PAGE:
Images in our Commons photostream are available for re-use for non-commercial purposes.
To make any other use of this material, or for high-resolution digital or printed reproductions, see our webpages on copying and permissions services.
Our websites and other non-collection materials, such as our corporate documents, are normally protected by copyright.
Unless otherwise specified, non-collection material (excluding images, logos and branding) is copyright National Library of Scotland and available for re-use under the Creative Commons Attribution 4.0 International Licence.
We make all reasonable efforts to ensure that use of materials by or within the Library is done in accordance with copyright legislation. However, due to the complexity of copyright regulations and the scale of our collections, it is not possible for us to guarantee that all rights have been assessed or that assessments are correct.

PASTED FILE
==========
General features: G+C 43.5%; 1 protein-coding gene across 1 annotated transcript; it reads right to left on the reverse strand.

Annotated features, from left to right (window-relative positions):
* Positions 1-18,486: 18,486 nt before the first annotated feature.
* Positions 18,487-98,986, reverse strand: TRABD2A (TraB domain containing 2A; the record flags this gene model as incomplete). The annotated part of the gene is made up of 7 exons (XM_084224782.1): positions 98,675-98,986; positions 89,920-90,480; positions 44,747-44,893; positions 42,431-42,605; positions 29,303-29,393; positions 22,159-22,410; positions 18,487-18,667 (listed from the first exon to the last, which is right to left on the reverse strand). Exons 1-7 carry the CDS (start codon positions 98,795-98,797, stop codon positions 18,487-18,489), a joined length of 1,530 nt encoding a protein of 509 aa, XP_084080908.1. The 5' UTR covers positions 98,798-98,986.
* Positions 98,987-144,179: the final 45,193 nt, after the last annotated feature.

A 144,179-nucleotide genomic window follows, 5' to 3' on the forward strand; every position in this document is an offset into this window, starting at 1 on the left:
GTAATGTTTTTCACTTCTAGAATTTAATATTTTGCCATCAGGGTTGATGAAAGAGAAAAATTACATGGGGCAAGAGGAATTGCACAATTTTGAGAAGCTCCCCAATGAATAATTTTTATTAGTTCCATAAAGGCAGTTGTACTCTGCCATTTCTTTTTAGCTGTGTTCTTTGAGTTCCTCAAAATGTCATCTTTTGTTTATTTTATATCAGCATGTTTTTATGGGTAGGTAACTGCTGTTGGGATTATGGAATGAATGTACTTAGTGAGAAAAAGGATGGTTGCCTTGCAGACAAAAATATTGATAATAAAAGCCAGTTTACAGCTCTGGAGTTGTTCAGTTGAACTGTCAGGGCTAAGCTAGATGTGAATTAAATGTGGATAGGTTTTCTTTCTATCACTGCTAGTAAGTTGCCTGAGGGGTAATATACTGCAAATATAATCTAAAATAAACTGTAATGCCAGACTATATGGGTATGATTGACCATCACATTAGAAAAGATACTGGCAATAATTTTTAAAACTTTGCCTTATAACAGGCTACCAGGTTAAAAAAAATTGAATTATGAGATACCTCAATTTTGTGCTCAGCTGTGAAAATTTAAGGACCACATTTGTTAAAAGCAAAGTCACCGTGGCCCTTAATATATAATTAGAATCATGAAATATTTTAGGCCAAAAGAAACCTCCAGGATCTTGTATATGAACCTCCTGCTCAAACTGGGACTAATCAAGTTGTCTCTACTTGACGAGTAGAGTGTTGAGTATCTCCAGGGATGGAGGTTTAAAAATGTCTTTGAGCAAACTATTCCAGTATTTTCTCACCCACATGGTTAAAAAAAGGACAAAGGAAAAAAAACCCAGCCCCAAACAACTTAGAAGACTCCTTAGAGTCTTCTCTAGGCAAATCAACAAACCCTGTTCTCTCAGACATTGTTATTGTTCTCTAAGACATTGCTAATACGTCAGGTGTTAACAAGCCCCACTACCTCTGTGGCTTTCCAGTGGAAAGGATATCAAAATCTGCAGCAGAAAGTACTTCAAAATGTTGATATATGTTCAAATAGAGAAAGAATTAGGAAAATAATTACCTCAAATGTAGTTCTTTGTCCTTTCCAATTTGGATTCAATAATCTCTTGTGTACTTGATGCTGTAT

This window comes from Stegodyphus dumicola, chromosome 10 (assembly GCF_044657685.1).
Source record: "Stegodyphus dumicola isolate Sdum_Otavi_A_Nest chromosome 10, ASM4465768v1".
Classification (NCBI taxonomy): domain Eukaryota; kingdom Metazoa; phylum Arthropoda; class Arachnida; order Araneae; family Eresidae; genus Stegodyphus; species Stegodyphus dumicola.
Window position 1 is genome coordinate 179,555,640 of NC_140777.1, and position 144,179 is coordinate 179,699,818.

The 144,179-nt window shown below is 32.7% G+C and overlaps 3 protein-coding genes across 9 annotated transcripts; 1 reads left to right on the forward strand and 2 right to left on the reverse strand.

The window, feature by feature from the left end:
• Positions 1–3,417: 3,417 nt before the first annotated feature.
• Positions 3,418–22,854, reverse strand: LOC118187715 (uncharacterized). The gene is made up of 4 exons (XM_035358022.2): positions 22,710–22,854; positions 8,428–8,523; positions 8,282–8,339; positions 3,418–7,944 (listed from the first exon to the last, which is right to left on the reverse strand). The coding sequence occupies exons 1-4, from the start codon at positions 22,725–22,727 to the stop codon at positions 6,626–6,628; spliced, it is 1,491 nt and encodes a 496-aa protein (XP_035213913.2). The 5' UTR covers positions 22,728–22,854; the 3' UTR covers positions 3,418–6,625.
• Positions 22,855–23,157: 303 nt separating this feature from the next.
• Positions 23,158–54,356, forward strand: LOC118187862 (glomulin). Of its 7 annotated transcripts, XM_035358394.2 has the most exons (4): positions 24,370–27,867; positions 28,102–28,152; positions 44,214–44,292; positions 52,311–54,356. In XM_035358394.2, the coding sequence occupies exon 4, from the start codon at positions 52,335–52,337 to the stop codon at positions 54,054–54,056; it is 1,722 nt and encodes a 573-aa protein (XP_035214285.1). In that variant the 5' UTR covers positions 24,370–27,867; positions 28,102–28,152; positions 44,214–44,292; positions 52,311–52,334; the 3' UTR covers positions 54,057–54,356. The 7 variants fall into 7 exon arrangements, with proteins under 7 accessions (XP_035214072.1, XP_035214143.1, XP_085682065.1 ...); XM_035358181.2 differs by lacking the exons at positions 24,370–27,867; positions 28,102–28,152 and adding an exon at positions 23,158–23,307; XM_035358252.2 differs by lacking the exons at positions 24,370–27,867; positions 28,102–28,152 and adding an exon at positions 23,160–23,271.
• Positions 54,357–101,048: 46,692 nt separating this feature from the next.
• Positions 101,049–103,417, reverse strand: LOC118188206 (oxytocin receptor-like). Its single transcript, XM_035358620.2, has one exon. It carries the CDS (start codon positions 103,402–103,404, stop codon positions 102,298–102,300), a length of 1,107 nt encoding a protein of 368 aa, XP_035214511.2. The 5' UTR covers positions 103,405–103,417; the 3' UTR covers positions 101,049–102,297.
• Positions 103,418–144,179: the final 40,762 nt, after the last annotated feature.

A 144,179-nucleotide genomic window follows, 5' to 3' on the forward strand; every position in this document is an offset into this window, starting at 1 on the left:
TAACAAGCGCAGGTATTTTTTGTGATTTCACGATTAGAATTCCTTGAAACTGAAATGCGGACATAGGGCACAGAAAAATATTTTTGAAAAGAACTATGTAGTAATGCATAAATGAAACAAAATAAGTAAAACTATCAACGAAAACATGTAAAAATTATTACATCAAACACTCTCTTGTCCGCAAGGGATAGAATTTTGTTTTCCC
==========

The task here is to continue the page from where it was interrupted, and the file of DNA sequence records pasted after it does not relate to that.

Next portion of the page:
If you have questions about copyright, please email firstname.lastname@example.org.
Further guidance from the Library and from third parties is available:
- Guidance on exceptions to copyright (PDF) (59 KB; 4 pages)
- National Archives copyright duration charts for literary, dramatic, musical, and artistic works
- Intellectual Property Office information on copyright, including guidance on licensing, exceptions, and details of current UK copyright legislation
- National Archives copyright guidance, including information on Crown copyright and the Open Government Licence.
We are not responsible for the content of external websites. This information is not legal advice.